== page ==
Top Ten New Species of 2012: Sneezing Monkeys, Extreme Nematodes, A Night-Blooming Orchid, An 'Oh Boy!' Sea Jelly, and More
Each year at this time, the International Institute for Species Exploration (IISE, Arizona State University) convenes a meeting of taxon experts (i.e., experts in classifying organisms) to select the ‘top ten new species’ discovered in the preceding year.
It’s no easy task; last year some 18,000 new species were “officially described” (most being microbes).The IISE committee must assess the list-worthiness of hundreds of new species that had been nominated by the public, scientists, scientific journal editors, IISE staff, and by the committee members themselves. The committee is chaired by Dr. Mary Liz Jameson.
It’s all quite unofficially official and meant to celebrate the wonders of Nature’s biodiversity, to inspire future discoveries, and advocate for greater conservation. This, in an age when hundreds of species of plants and animals go extinct each year and biologists tell us we are in the midst of a sixth mass extinction.
Is what is perhaps a sad indicator of current trends, only one vertebrate (a primate, no less, with a curiously human-like trait) has made the list. None-the-less, the list is always fascinating for its revelation of Nature’s marvels, and includes a deep-earth-dwelling worm, the first night-blooming orchid ever found, an ultra cool and colorful sea jelly, and a tarantula that’s got the existential ‘blues’…and more….
So then, in the order listed by the IISE, here are the top ten new species of 2012:
- Sneezing Monkey (Rhinopithecus stryken) – Less than 40 new mammal species are discovered in any given year, and finding a new primate is rarer still. Thus, the sneezing monkey was sure to top the list. The genus name hints at the primate’s meteorological “affliction”…Native to the high-mountain regions of Myanmar, this snub-nosed monkey was discovered by accident when field biologists were conducting a gibbon survey. Its black fur and white beard give it a striking appearance, but if there’s any doubt, just wait for it to rain, which causes the primate to sneeze. The monkey is believed to be critically endangered. Read more about the Sneezing Monkey.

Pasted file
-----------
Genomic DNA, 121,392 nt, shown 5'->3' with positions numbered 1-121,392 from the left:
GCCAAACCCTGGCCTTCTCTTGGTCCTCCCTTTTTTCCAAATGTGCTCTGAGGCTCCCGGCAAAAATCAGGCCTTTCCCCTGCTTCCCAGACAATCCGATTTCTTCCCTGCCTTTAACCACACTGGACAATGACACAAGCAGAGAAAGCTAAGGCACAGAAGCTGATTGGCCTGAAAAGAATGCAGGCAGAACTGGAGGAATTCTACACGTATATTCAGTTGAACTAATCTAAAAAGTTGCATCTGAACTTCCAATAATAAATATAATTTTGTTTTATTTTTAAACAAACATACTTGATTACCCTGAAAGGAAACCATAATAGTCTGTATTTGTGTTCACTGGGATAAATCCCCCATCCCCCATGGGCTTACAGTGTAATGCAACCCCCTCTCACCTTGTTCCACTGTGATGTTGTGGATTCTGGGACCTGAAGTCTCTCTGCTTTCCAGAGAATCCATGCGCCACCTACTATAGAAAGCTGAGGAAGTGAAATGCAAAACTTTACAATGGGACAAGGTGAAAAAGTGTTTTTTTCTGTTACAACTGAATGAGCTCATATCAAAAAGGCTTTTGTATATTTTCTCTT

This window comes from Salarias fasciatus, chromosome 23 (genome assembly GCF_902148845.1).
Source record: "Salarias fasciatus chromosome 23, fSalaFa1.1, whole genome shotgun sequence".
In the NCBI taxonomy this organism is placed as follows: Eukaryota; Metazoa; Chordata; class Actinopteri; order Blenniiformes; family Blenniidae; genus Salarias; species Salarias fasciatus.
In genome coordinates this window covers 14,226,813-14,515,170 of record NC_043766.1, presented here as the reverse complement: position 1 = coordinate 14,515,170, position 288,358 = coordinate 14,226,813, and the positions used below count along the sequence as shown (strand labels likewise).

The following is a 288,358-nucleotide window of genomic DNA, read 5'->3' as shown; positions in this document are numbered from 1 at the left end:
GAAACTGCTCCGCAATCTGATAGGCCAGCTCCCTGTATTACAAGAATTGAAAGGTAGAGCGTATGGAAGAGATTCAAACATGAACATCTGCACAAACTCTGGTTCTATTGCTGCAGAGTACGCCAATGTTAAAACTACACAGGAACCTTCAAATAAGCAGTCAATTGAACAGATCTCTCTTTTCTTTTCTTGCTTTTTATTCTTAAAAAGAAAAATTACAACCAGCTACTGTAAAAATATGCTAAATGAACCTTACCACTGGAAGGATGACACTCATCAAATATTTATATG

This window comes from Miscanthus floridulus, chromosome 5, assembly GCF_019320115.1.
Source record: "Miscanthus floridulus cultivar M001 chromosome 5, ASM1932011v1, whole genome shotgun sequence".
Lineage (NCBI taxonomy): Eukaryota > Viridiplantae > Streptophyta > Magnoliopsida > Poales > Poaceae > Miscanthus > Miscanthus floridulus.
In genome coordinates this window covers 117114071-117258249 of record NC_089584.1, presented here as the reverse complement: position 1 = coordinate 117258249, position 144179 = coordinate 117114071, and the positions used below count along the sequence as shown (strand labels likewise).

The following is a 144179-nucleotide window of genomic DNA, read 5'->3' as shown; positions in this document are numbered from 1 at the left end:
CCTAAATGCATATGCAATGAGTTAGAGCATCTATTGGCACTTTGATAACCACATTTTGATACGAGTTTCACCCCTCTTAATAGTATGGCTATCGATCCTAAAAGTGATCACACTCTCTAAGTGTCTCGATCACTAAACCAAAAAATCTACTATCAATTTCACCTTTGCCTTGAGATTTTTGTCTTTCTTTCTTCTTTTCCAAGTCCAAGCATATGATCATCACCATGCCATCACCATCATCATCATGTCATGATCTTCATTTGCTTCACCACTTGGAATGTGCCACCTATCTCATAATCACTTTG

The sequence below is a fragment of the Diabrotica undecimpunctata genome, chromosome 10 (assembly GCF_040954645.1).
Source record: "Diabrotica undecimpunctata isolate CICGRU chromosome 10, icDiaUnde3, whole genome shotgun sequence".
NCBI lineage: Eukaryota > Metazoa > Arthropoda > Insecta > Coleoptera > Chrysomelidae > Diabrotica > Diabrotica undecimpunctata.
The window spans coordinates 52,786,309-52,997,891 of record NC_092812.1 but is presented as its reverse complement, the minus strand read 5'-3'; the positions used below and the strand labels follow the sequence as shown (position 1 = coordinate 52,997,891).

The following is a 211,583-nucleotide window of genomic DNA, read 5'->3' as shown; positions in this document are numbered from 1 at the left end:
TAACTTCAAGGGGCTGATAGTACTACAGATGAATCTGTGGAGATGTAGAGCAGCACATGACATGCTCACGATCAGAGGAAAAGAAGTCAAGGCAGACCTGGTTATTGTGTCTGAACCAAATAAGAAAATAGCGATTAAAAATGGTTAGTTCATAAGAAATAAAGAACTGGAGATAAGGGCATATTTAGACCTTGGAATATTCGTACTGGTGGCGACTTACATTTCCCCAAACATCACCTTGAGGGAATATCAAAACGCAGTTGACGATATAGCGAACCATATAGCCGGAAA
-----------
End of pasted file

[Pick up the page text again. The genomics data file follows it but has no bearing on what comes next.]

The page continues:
Bonaire Banded Box Jelly (Tamoya ohboya) – Judging by the specie name, one might guess that the discoverer(s) of this beautiful jelly were rather excited, but it was in fact selected from amongst 300 entries in a naming contest; the winner was a high school biology teacher, Lisa Peck, who thought it a probable reaction (“Oh boy!”) for when first-sighted by swimmers or divers. Though not deadly, its alluring coloration belies a nasty sting. It is native to the waters of the Dutch Caribbean. Commonly known since 2001, the Bonaire banded box jelly was not officially described, and given its scientific taxa, until 2011.
Devil’s Worm (Halicephalobus mephisto) – Discovered 1.3 km (8/10 mile) below ground in a South African gold mine, this .5mm long nematode worm is believed to be the deepest dwelling, multi-celled organism on the planet. The extremophile worm was found in ‘borehole’ water under tremendous pressure and where the temperature reaches 37 C (98.6 F), and so it earns its specific name mephisto. Its previously untouched, biofilm habitat was carbon-dated to between four and six thousands years old. Further study of the extreme nematode could help astrobiologists understand likely places and conditions to look for life on other planets. Read more about the Devil’s Worm.
Night-blooming Orchid (Bulbophyllum nocturnum) – Of the 25,000 known species of orchids, this is the only one known to bloom at night (hence its species name). What makes this trait rarer still is that there are over 200o members of this genus (Bulbophyllum) but not another night-bloomer among them. And rarest of all, this species is known from a single plant with the rest of its bloomin’ kind possibly lost to habitat destruction due to logging. It has a 12 hour bloom cycle that begins around 10pm. It is native to New Guinea – considered to be the richest biodiversity ‘hot spot’ on Earth.
Dive-Bombing Wasp (Kollasmosoma sentum) – This tiny parasitic wasp sticks close to the ground and prefers to attack a single type of ant (Cataglyphis ibericus) for which its lightning fast (lasting .052 seconds per sortie) dive-bombing is targeted…but not for eating, for egg-laying. The amazing, high-speed ovipositing has been captured on high-speed film…Watch the Youtube video of this wasp in full “attack” mode!